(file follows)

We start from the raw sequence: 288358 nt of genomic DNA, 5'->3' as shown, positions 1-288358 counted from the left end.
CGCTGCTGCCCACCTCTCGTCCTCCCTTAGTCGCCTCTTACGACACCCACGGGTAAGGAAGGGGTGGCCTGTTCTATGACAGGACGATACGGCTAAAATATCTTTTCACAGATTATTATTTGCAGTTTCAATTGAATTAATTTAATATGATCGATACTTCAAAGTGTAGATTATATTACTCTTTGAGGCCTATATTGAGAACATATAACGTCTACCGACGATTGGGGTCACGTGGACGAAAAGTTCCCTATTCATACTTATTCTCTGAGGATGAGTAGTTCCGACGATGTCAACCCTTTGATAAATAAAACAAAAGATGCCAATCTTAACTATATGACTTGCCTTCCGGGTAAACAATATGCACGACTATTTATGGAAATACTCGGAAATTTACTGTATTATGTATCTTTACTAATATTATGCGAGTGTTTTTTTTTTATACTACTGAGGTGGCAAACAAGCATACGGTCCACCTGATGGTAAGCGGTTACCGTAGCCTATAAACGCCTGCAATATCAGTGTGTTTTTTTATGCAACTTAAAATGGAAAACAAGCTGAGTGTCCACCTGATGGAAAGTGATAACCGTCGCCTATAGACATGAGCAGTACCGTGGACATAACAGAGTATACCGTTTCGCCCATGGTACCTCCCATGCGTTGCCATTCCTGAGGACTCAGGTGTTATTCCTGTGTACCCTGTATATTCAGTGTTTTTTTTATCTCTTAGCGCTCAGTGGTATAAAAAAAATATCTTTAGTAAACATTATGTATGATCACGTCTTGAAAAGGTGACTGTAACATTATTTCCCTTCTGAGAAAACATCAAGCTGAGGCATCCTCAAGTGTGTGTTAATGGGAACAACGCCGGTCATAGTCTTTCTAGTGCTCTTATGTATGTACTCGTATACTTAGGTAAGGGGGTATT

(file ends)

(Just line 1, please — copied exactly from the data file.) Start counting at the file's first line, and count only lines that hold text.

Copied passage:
We start from the raw sequence: 288358 nt of genomic DNA, 5'->3' as shown, positions 1-288358 counted from the left end.